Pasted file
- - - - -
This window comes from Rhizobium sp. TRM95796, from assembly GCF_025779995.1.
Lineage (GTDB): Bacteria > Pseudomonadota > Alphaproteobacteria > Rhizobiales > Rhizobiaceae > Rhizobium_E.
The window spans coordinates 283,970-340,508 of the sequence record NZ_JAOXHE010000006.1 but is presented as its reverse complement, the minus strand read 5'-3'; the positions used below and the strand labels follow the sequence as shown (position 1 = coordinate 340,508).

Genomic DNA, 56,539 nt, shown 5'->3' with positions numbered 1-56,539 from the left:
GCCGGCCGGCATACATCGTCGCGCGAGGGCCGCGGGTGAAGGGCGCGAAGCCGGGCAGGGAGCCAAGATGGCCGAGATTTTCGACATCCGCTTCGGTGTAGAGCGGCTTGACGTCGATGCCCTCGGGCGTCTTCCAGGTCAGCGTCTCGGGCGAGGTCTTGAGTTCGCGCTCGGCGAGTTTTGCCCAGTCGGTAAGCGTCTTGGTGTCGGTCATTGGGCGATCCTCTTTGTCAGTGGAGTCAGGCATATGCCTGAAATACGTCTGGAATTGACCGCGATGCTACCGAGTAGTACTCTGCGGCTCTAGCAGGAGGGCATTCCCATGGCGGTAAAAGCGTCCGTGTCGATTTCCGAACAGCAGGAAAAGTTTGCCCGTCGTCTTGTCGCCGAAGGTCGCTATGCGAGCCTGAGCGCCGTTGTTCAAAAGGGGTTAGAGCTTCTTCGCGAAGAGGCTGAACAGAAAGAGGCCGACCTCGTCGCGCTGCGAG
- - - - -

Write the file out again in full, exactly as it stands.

This window comes from Rhizobium sp. TRM95796, from assembly GCF_025779995.1.
Lineage (GTDB): Bacteria > Pseudomonadota > Alphaproteobacteria > Rhizobiales > Rhizobiaceae > Rhizobium_E.
The window spans coordinates 283,970-340,508 of the sequence record NZ_JAOXHE010000006.1 but is presented as its reverse complement, the minus strand read 5'-3'; the positions used below and the strand labels follow the sequence as shown (position 1 = coordinate 340,508).

Genomic DNA, 56,539 nt, shown 5'->3' with positions numbered 1-56,539 from the left:
GCCGGCCGGCATACATCGTCGCGCGAGGGCCGCGGGTGAAGGGCGCGAAGCCGGGCAGGGAGCCAAGATGGCCGAGATTTTCGACATCCGCTTCGGTGTAGAGCGGCTTGACGTCGATGCCCTCGGGCGTCTTCCAGGTCAGCGTCTCGGGCGAGGTCTTGAGTTCGCGCTCGGCGAGTTTTGCCCAGTCGGTAAGCGTCTTGGTGTCGGTCATTGGGCGATCCTCTTTGTCAGTGGAGTCAGGCATATGCCTGAAATACGTCTGGAATTGACCGCGATGCTACCGAGTAGTACTCTGCGGCTCTAGCAGGAGGGCATTCCCATGGCGGTAAAAGCGTCCGTGTCGATTTCCGAACAGCAGGAAAAGTTTGCCCGTCGTCTTGTCGCCGAAGGTCGCTATGCGAGCCTGAGCGCCGTTGTTCAAAAGGGGTTAGAGCTTCTTCGCGAAGAGGCTGAACAGAAAGAGGCCGACCTCGTCGCGCTGCGAG